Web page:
Nicola Morgan is an award-winning author of around 90 books for all ages, including the best-selling I Can Learn books. As well as her novels for teenagers, she is known for her universally acclaimed book on the teenage brain, Blame My Brain – The Teenage Brain Revealed, written for teenagers but widely read by adults in schools, social services departments and many professional groups involving young people, as well as their parents. Nicola also speaks, blogs and writes about writing for publication, and is the author of Write to be Published and creator of the renowned blog, Help! I Need a Publisher!
Her original debut novel, Mondays are Red, is relaunched as an ebook on 28th November – priced £1.99 as introductory offer!
I spoke to the lovely Nicola last week, to ask her about her parenting experiences and to find out if she had any words of wisdom for Free Your Parenting readers, and here’s what she had to say:
Clare: Hello, Nicola. This is Nicola, she’s the author of around ninety books and I know her fairly well through Twitter, and I’m really excited to have her on Free Your Parenting. Thank you for coming, Nicola.
Nicola: That’s a pleasure – thank you for asking me!
Clare: That’s OK. Can I ask you to tell us first of all how many children you have and how old they are?
Nicola: I have two daughters and they’re not children any more, they’re 22 and 24.
Clare: So you’ve definitely been there, all the way through it then!
Nicola: Yes, but only two, not four! And both girls, although I’m not sure that that makes very much difference actually. They’re both very different from each other as well, so that was quite interesting.
Clare: Yes, I’ve found that with my four girls as well.
Nicola: Oh you’ve got four girls, have you? I knew you had four, but I didn’t know they were all girls.
Clare: So the first person I like to ask people is who or what in you parenting inspired you the most?
Nicola: That’s an interesting one. I think I would have to say my friends around me, so people who had children around the same age who my children grew up with. My husband and I were amongst the youngest of our friends to have children and I think we only had one couple who were friends and had children before us.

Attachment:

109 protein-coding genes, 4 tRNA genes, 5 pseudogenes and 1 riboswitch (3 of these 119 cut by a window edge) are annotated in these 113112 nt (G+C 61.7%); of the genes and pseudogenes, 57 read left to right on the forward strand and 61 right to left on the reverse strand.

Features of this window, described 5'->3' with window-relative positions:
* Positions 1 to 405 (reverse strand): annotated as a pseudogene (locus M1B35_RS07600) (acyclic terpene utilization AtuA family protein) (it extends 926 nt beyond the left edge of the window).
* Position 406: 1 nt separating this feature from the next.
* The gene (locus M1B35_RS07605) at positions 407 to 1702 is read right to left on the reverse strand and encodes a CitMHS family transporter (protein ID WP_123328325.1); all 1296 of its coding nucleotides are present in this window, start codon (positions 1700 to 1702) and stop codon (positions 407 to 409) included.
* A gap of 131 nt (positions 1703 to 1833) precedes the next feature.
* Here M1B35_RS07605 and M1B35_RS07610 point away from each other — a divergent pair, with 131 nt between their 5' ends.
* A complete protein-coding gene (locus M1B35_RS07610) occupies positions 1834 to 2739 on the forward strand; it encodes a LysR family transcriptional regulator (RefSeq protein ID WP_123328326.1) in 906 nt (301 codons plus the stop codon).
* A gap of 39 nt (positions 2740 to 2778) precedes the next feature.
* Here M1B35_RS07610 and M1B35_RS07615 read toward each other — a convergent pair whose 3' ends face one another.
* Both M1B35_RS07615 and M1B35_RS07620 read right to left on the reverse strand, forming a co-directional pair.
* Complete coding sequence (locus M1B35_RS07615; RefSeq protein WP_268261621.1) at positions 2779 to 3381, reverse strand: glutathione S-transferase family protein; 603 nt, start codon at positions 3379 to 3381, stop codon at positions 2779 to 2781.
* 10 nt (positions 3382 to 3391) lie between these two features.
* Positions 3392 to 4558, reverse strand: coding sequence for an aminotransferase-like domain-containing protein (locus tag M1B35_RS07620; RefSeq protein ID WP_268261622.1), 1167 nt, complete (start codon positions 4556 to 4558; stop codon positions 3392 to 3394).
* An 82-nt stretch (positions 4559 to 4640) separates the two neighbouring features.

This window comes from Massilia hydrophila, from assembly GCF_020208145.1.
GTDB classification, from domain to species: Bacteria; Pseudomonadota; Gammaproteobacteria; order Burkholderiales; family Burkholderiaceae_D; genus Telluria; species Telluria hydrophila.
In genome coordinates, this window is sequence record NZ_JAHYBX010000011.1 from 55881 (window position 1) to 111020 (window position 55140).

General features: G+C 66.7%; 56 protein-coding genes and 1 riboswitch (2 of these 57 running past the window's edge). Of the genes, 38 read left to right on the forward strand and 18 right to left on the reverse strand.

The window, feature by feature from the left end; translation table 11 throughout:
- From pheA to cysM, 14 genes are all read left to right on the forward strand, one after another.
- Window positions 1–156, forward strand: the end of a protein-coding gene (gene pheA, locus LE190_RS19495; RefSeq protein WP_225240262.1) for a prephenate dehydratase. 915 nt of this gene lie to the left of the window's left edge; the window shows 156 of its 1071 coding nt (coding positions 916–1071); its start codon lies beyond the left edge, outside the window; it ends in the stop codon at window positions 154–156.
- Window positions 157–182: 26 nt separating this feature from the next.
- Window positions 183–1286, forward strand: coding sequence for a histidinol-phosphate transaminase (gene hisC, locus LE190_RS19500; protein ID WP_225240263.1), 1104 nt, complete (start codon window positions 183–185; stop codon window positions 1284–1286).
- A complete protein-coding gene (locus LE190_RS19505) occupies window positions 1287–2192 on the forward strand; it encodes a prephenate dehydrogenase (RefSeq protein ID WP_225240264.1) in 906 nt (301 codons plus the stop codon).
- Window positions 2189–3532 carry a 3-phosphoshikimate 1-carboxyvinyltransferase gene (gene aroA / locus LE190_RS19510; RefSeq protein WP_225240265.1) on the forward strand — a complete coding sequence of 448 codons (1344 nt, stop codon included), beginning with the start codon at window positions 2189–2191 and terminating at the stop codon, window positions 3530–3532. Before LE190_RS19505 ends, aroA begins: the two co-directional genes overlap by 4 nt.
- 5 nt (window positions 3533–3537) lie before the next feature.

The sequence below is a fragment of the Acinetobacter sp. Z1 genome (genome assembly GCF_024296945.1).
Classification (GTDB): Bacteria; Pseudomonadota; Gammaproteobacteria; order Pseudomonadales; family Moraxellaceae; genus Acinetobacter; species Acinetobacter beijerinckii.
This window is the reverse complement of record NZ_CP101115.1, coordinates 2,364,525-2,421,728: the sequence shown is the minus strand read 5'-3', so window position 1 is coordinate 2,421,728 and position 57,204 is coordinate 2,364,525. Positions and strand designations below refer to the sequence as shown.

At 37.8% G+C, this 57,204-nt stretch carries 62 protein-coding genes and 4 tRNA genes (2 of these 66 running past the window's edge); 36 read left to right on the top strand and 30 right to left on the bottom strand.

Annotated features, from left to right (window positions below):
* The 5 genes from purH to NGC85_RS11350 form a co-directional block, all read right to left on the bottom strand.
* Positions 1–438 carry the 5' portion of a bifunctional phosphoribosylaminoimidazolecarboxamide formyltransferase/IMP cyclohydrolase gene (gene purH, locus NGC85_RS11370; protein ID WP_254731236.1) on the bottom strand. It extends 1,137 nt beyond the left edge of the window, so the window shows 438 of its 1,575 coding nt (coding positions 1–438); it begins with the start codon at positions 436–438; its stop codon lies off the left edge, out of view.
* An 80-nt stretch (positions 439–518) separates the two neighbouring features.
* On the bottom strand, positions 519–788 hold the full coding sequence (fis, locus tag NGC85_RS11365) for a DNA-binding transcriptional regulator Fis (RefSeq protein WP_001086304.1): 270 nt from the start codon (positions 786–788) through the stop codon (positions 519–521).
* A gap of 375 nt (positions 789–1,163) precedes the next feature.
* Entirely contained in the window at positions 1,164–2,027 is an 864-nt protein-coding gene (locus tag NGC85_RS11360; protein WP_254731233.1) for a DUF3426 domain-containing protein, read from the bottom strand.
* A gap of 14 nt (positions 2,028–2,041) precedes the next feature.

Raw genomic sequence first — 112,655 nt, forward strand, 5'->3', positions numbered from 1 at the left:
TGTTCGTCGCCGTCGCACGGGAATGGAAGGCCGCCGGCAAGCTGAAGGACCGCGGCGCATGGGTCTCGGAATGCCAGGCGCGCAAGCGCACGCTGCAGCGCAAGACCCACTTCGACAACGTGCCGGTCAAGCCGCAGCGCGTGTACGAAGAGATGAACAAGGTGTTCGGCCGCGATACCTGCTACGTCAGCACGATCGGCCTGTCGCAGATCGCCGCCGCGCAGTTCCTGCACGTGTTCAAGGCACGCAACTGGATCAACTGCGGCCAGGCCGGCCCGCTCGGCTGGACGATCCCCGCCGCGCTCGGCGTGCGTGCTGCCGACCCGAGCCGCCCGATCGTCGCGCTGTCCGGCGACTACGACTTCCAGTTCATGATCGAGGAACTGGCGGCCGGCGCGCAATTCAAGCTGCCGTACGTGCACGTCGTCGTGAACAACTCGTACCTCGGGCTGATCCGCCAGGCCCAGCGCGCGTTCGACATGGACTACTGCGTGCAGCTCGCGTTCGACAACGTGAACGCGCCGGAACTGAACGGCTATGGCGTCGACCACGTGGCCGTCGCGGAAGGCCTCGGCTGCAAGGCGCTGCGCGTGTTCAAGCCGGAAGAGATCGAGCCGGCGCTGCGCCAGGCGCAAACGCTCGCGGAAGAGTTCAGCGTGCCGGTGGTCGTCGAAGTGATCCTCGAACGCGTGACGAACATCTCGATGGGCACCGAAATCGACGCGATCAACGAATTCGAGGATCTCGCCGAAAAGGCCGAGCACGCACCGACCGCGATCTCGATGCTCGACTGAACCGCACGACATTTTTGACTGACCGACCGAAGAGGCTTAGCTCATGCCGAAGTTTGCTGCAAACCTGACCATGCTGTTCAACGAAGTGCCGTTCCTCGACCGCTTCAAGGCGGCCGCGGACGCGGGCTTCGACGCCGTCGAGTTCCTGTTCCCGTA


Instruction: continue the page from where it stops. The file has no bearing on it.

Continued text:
So they were quite influential, especially at first because I thought they were very right-on, amazing parents and I remember when our first daughter was born and, for example, I had her in her cot in the room with us and I was breastfeeding so I would be up many, many times during the night, obviously, and not really getting very much sleep. And I remember saying to my friend, Deborah how little sleep I was getting. And she said ‘for goodness sake, you don’t have to have the baby in the room with you if you don’t want to. Put her in the next room and then you won’t hear the tiny noises, you’ll just hear the major noises.’
And that was quite influential for me because I’d thought this friend of mine was very right-on and having her baby with her all the time, so that freed me to think that I could actually do things how they felt right.
So I think it was my friends who had children the same age as mine.
Clare: That’s really nice -that’s what Julie Cohen said as well, that her friends were really helpful. I was the first out of my friends to have children by a long way, so…
Nicola: And it’s your friends who are going through things at the same time as well. What your parents, your own parents, might remember is possibly misremembered and also coloured by what was going on at the time when they had children. So I think it’s your contemporaries – your contemporaries who you trust as well. They have to be people you trust, and they’re the supportive ones.
Clare: And I think people just slightly ahead of you is helpful. Can you tell me something in your life as a parent that you found particularly challenging and how you managed it? As your children are grown-up, there’s probably quite a few!
Nicola: Yes, but having said that, it doesn’t get less challenging I don’t think. Mine are adults now and there are things that are challenging and you never stop worrying. I suppose one of the things that is challenging, and that isn’t the case now that they’re adults but definitely was the case when they were children, is pressures that you sometimes find from other parents. Not necessarily your close friends, but other parents around you, so say parents of contemporaries of your children at school, who are perhaps sometimes telling you amazing things that their children have done, and you’re thinking ‘oh gosh, is my child supposed to be doing something different?’. It’s the pressure that some parents will put on you.
And I’m thinking of a friend of mine whose got four children aged from about eight to about fifteen or sixteen, who’s finding a lot of pressure from the contemporary parents of his older two children about what results they’re getting and how well they’re doing at school, making you feel inadequate in some way.
I suppose the challenge then is not to feel inadequate, just to realise that sometimes those parents are over-egging things through various insecurities of their own, for example. And that they’re not telling the whole truth. And no one’s perfect, and any child that appears to be brilliant at something is likely to be having more negative issues going on in some other way.
So I think the challenge is to ignore all that, to ignore what other parents are saying about what their children are doing and just focus on what yours are doing and how great they are.
Clare: That is particularly difficult, isn’t it?